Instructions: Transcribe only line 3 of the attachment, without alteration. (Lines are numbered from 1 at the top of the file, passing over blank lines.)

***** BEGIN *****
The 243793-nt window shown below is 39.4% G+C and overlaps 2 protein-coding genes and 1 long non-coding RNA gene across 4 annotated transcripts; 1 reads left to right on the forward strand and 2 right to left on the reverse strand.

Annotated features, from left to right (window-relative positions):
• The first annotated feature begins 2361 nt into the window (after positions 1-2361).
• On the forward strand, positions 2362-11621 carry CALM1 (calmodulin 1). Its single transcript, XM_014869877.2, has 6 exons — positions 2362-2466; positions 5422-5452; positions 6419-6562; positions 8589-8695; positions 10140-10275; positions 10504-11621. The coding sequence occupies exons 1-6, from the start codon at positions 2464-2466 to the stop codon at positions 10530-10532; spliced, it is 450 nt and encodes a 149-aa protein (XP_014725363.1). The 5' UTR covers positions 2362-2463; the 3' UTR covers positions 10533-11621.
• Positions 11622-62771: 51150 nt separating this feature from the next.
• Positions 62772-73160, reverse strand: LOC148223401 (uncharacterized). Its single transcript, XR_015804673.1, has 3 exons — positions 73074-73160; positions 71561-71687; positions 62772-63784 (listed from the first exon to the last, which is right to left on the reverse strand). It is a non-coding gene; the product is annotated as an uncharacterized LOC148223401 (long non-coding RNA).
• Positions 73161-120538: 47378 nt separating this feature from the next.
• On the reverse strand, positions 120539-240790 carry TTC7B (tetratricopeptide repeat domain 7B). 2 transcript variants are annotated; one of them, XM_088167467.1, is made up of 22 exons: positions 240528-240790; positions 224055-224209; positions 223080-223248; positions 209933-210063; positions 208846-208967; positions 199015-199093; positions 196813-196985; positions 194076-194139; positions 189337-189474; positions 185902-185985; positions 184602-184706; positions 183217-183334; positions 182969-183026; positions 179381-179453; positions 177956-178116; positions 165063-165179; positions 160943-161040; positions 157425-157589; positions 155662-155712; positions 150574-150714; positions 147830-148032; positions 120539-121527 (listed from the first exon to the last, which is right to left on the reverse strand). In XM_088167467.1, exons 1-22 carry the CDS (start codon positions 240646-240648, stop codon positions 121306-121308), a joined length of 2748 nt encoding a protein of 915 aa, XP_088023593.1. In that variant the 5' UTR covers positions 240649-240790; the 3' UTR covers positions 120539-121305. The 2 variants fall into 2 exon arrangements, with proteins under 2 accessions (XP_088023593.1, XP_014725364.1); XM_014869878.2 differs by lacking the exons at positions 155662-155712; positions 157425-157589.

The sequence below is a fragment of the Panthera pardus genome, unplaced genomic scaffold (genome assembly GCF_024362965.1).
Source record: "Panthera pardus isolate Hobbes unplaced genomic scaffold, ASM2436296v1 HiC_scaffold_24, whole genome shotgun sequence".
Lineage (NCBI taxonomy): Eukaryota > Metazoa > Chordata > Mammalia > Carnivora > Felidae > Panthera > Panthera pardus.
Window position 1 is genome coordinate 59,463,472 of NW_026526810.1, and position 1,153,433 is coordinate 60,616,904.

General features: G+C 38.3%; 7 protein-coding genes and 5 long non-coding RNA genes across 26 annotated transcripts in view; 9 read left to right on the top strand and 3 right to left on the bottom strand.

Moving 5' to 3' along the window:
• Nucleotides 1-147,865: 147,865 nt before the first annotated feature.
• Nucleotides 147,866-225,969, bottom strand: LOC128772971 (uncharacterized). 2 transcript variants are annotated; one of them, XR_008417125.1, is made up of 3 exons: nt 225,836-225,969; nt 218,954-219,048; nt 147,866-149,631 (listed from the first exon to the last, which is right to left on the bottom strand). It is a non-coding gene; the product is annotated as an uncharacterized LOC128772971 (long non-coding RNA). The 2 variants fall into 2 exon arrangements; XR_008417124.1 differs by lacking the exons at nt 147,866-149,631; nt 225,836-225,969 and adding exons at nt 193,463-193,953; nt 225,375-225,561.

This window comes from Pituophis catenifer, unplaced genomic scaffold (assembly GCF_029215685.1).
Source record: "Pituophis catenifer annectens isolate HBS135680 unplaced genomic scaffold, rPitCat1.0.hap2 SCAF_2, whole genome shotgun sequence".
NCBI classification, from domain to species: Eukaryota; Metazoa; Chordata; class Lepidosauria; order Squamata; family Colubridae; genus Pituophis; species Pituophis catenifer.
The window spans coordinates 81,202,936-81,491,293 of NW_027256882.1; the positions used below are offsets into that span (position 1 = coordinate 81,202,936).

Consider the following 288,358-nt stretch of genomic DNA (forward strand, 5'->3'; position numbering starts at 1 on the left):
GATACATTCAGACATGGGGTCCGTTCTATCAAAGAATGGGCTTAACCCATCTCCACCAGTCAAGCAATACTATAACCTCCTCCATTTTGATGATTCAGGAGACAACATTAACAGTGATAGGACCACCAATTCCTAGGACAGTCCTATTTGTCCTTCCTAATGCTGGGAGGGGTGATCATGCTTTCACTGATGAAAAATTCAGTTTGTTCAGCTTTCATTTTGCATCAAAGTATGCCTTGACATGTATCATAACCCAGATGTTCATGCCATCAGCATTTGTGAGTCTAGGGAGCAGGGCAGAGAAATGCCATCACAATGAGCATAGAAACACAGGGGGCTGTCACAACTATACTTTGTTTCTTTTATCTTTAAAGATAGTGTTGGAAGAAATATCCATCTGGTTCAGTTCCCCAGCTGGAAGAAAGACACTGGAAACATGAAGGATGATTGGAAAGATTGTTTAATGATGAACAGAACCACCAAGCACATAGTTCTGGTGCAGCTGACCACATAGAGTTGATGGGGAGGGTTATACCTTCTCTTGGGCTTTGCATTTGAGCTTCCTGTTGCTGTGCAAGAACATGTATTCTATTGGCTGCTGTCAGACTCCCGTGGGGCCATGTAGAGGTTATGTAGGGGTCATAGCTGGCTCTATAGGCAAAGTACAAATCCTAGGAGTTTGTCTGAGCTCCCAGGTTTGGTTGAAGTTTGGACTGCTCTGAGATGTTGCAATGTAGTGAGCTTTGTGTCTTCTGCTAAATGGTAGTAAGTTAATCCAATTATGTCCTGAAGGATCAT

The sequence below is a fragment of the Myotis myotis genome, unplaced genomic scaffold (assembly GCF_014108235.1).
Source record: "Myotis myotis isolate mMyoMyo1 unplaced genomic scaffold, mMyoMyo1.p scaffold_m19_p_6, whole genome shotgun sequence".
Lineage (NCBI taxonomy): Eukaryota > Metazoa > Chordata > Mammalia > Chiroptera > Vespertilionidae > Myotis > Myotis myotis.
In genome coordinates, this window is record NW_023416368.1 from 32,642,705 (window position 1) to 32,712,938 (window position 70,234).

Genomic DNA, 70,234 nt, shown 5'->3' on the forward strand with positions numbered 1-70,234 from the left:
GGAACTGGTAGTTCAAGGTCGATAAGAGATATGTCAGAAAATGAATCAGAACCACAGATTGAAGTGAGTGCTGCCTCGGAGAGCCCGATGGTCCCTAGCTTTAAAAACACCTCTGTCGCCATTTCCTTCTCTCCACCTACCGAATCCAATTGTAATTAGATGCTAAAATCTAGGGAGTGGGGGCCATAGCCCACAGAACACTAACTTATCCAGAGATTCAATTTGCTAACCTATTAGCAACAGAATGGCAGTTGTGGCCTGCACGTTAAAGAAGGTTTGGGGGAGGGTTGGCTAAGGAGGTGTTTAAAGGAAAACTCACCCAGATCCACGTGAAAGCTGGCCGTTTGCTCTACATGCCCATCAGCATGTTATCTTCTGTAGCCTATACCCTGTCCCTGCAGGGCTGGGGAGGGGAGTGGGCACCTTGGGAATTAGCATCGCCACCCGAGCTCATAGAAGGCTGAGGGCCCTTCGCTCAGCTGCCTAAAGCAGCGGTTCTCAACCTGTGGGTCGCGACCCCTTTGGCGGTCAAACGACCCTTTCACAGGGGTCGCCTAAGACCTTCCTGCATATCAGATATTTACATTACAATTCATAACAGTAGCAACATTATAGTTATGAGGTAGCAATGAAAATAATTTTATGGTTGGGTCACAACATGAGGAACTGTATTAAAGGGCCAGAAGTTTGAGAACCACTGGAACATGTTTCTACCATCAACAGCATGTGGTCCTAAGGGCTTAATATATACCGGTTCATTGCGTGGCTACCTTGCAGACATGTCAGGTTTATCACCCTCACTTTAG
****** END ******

• The first annotated feature begins 2361 nt into the window (after positions 1-2361).